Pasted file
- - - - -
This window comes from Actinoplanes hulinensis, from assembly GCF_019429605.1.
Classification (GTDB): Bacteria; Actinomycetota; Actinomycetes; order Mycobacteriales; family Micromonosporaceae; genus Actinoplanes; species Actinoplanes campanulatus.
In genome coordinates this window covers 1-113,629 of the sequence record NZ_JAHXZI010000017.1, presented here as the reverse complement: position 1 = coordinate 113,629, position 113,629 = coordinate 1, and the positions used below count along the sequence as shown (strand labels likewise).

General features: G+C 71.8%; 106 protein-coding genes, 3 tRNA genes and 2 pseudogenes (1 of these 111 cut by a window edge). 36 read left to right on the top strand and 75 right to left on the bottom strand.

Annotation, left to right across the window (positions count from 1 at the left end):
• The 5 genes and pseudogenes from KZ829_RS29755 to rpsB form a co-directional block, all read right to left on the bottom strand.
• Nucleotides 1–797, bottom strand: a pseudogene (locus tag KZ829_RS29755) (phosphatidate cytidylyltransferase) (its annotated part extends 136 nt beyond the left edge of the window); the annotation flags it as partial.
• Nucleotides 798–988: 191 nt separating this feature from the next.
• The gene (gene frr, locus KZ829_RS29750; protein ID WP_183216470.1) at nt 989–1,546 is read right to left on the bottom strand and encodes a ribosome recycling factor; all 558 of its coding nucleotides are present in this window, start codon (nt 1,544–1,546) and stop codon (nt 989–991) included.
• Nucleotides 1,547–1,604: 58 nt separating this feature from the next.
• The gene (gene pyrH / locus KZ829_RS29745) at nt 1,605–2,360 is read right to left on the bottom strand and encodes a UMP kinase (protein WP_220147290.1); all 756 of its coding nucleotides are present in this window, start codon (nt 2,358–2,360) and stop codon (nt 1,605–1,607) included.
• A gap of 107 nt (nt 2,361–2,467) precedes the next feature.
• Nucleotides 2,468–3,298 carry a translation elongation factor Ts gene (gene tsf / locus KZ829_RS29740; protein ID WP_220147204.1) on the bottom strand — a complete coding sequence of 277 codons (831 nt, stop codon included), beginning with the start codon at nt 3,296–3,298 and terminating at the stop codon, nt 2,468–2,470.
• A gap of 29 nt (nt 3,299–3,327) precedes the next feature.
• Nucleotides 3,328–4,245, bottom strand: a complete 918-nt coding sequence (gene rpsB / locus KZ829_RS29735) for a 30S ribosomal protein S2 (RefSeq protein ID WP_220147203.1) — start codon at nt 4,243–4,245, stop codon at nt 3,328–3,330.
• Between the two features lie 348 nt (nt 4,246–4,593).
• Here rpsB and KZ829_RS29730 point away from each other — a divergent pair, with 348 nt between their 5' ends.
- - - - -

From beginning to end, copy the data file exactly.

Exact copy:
This window comes from Actinoplanes hulinensis, from assembly GCF_019429605.1.
Classification (GTDB): Bacteria; Actinomycetota; Actinomycetes; order Mycobacteriales; family Micromonosporaceae; genus Actinoplanes; species Actinoplanes campanulatus.
In genome coordinates this window covers 1-113,629 of the sequence record NZ_JAHXZI010000017.1, presented here as the reverse complement: position 1 = coordinate 113,629, position 113,629 = coordinate 1, and the positions used below count along the sequence as shown (strand labels likewise).

General features: G+C 71.8%; 106 protein-coding genes, 3 tRNA genes and 2 pseudogenes (1 of these 111 cut by a window edge). 36 read left to right on the top strand and 75 right to left on the bottom strand.

Annotation, left to right across the window (positions count from 1 at the left end):
• The 5 genes and pseudogenes from KZ829_RS29755 to rpsB form a co-directional block, all read right to left on the bottom strand.
• Nucleotides 1–797, bottom strand: a pseudogene (locus tag KZ829_RS29755) (phosphatidate cytidylyltransferase) (its annotated part extends 136 nt beyond the left edge of the window); the annotation flags it as partial.
• Nucleotides 798–988: 191 nt separating this feature from the next.
• The gene (gene frr, locus KZ829_RS29750; protein ID WP_183216470.1) at nt 989–1,546 is read right to left on the bottom strand and encodes a ribosome recycling factor; all 558 of its coding nucleotides are present in this window, start codon (nt 1,544–1,546) and stop codon (nt 989–991) included.
• Nucleotides 1,547–1,604: 58 nt separating this feature from the next.
• The gene (gene pyrH / locus KZ829_RS29745) at nt 1,605–2,360 is read right to left on the bottom strand and encodes a UMP kinase (protein WP_220147290.1); all 756 of its coding nucleotides are present in this window, start codon (nt 2,358–2,360) and stop codon (nt 1,605–1,607) included.
• A gap of 107 nt (nt 2,361–2,467) precedes the next feature.
• Nucleotides 2,468–3,298 carry a translation elongation factor Ts gene (gene tsf / locus KZ829_RS29740; protein ID WP_220147204.1) on the bottom strand — a complete coding sequence of 277 codons (831 nt, stop codon included), beginning with the start codon at nt 3,296–3,298 and terminating at the stop codon, nt 2,468–2,470.
• A gap of 29 nt (nt 3,299–3,327) precedes the next feature.
• Nucleotides 3,328–4,245, bottom strand: a complete 918-nt coding sequence (gene rpsB / locus KZ829_RS29735) for a 30S ribosomal protein S2 (RefSeq protein ID WP_220147203.1) — start codon at nt 4,243–4,245, stop codon at nt 3,328–3,330.
• Between the two features lie 348 nt (nt 4,246–4,593).
• Here rpsB and KZ829_RS29730 point away from each other — a divergent pair, with 348 nt between their 5' ends.